Even though it is possible to learn Qigong with books or videos, only an experienced instructor can lead the student to master a healthy Qigong workout. Qigong cannot really damage anyone’s body, however there may be possible side effects. These can occur for example, if the student is not applying the proper exercising principles or if his impatience leads him to proceed too fast, or even if he practices too many different methods.
All of the above can confuse the internal Qi, which can provoke side effects like dizziness, headaches, nausea, ringing in the ears, shortage of breath, distension at the Dan Tien area or at the chest. Qigong is thousands of years old, and it has proved to be a very effective health system, but only when its rules are considered and applied. Hard Qigong like Bodhidarma Luohan 18 Hands, for example, cultivates the three treasures: the Jing (essence), the Chi (vital energy), and the Shen (spirit). This Qigong system requires a longer training period to strengthen the ligaments and the body’s inner structure.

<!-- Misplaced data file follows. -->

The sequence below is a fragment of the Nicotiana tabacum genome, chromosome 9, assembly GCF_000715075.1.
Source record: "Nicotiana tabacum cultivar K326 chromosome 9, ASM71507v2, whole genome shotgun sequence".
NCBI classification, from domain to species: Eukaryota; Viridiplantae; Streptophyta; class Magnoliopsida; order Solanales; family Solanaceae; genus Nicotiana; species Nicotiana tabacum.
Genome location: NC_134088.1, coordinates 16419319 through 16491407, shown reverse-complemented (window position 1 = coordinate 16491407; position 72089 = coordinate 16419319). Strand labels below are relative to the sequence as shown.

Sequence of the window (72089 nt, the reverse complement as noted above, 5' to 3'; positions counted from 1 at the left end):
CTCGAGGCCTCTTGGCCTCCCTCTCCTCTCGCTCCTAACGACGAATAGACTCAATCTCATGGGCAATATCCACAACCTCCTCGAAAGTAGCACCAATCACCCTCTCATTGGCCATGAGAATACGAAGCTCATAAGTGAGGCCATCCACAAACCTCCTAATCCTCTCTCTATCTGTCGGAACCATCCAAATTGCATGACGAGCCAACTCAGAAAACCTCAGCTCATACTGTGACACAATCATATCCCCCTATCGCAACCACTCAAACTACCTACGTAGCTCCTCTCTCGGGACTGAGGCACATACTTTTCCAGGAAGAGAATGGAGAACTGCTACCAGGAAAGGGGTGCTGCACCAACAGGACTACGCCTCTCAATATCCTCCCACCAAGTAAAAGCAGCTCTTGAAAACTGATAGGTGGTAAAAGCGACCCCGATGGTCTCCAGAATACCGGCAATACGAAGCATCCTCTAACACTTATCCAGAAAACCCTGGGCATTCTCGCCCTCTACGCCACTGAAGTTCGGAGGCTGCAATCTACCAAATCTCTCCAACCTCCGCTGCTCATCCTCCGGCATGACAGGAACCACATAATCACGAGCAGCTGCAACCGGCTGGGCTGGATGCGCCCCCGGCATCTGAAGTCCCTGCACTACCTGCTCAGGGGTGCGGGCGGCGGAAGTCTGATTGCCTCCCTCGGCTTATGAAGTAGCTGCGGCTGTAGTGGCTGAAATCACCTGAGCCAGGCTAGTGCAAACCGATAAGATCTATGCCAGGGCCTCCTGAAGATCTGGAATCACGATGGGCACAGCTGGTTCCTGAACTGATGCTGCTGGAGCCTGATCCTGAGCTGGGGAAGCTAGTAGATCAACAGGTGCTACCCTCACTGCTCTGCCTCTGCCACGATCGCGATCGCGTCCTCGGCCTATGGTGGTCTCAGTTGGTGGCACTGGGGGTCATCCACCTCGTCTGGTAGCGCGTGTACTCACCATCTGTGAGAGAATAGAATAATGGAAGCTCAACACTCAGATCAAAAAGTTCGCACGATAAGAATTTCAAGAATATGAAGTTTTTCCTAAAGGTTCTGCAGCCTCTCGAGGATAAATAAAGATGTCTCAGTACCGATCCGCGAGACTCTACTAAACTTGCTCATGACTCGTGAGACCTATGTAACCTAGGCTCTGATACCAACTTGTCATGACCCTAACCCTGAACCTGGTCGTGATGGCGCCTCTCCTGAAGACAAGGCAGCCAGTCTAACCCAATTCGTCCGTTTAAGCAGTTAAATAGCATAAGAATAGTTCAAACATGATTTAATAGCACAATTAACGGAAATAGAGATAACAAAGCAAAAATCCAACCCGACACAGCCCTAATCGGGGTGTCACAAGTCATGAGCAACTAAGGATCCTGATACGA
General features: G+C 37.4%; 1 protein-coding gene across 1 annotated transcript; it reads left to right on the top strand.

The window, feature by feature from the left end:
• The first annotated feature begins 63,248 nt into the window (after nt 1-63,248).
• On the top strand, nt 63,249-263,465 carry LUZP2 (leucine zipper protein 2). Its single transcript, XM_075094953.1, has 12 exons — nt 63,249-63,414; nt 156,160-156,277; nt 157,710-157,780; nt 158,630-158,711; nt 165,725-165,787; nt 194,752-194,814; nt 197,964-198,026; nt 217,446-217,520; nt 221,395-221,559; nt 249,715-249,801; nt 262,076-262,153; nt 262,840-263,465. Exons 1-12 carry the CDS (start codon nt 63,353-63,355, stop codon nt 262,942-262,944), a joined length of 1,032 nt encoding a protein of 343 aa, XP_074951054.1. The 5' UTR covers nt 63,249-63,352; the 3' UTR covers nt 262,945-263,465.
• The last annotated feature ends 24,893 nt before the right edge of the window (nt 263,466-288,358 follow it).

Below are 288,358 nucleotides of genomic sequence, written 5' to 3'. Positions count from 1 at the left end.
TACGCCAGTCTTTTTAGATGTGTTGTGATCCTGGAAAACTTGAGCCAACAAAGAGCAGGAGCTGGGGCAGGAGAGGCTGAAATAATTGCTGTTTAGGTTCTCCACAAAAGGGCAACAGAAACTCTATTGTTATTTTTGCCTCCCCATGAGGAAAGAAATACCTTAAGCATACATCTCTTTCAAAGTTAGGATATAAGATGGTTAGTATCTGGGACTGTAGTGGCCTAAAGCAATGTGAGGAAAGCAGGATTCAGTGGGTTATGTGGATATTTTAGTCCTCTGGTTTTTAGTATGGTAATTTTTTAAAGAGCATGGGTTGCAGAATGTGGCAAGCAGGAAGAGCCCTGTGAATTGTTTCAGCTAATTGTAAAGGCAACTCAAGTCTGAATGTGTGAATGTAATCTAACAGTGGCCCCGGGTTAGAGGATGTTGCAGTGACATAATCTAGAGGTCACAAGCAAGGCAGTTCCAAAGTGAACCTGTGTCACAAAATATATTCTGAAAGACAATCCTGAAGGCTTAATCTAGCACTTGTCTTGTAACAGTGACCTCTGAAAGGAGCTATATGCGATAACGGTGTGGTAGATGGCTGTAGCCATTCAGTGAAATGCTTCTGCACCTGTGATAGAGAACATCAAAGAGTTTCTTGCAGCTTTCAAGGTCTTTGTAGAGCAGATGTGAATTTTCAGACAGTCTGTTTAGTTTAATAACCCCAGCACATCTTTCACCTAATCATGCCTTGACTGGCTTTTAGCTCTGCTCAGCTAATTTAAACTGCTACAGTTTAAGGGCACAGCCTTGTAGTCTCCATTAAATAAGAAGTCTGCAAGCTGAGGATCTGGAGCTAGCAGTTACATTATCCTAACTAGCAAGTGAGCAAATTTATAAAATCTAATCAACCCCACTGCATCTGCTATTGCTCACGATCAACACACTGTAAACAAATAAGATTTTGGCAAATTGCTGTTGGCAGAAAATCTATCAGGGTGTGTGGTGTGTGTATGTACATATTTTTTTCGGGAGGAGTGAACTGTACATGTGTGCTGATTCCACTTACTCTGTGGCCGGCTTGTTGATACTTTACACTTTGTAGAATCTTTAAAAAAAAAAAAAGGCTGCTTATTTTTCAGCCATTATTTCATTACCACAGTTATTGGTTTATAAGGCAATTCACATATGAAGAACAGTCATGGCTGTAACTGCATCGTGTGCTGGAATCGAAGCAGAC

Going forward too fast can lead to joint problems, tiredness, headache, unbalanced feeling, or an aggressive or too euphoric state. When a student is practicing without adjusting the posture, breathing, or mental state, the effects of Qigong can be negative and should be corrected by a teacher. Finally, we recommend to observe all changes and not ignore pain, even if that means to stop a specific exercise for some days, weeks or even months. Kenneth Cohen is saying “Pain Means No Gain”. Qigong should be fun, should relax rather than tense up muscles, should clear the mind, rather than provoke headache. Side effects in Qi Gong can be avoided with an “observing mind” and maintaining basic “rules”.
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